From there, they (and their owners) must pass a series of rigorous tests to make sure they’re compassionate and people oriented, as well as on-the-ground trials, including a visit to TSA at the airport.

“They have to be very sensitive to people and not turn their back on them or lose interest, even if something else is distracting them,” Mann said.

Therapy dog Lucas, a golden retriever, with Hope Animal-Assisted Crisis Response.

Once almost a dozen strong, the number of teams in Colorado Springs has dwindled over the years and during pandemic times. Dogs retired and passed away, and it’s been tough adding new teams since the space where workshops are held has been closed due to the virus.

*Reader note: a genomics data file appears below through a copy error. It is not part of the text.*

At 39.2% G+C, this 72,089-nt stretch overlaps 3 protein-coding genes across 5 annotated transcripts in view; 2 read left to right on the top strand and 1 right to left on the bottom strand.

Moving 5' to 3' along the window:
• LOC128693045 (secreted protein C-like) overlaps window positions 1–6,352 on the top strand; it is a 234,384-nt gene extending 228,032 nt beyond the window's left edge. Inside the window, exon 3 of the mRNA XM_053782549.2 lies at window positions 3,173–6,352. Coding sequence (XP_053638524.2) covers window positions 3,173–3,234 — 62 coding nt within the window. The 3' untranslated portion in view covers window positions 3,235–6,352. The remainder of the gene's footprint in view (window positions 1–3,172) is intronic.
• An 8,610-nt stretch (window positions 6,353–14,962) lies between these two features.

Miller, with her dog Lani, was the first Colorado Springs team to become trained and certified with HOPE, back in 2012. She chose to stay on with HOPE as a team leader after Lani died two years ago, overseeing the other handler-dog teams on deployments.

Two days after the Boulder shooting, she was with the first HOPE teams to arrive at the temporary crisis center.

“It was rather slow those first two days, because people weren’t really aware of the (center) … and it had just happened. People were in shock and maybe not wanting to come,” Miller said.

But then they did come — some, they said, because they knew there would be dogs.

The Colorado Springs Police Department first learned about HOPE dogs in the wake of the Planned Parenthood shooting in 2015, said victim advocacy coordinator Mari Dennis.